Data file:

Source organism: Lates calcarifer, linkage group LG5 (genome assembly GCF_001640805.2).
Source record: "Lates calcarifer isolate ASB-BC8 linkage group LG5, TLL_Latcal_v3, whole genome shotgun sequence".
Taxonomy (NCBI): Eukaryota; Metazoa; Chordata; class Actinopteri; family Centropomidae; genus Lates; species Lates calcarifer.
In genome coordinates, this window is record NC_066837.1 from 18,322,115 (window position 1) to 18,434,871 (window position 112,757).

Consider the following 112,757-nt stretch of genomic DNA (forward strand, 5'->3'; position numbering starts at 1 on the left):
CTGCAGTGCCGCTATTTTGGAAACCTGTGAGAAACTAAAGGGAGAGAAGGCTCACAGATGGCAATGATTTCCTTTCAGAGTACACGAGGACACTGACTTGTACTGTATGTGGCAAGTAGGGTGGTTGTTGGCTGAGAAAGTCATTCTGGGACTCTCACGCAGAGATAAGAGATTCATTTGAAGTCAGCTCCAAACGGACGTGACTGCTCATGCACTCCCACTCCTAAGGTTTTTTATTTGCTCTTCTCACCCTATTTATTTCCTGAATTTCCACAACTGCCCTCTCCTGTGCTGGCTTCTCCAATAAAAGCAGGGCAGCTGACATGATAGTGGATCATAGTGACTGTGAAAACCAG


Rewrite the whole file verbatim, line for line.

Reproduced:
Source organism: Lates calcarifer, linkage group LG5 (genome assembly GCF_001640805.2).
Source record: "Lates calcarifer isolate ASB-BC8 linkage group LG5, TLL_Latcal_v3, whole genome shotgun sequence".
Taxonomy (NCBI): Eukaryota; Metazoa; Chordata; class Actinopteri; family Centropomidae; genus Lates; species Lates calcarifer.
In genome coordinates, this window is record NC_066837.1 from 18,322,115 (window position 1) to 18,434,871 (window position 112,757).

Consider the following 112,757-nt stretch of genomic DNA (forward strand, 5'->3'; position numbering starts at 1 on the left):
CTGCAGTGCCGCTATTTTGGAAACCTGTGAGAAACTAAAGGGAGAGAAGGCTCACAGATGGCAATGATTTCCTTTCAGAGTACACGAGGACACTGACTTGTACTGTATGTGGCAAGTAGGGTGGTTGTTGGCTGAGAAAGTCATTCTGGGACTCTCACGCAGAGATAAGAGATTCATTTGAAGTCAGCTCCAAACGGACGTGACTGCTCATGCACTCCCACTCCTAAGGTTTTTTATTTGCTCTTCTCACCCTATTTATTTCCTGAATTTCCACAACTGCCCTCTCCTGTGCTGGCTTCTCCAATAAAAGCAGGGCAGCTGACATGATAGTGGATCATAGTGACTGTGAAAACCAG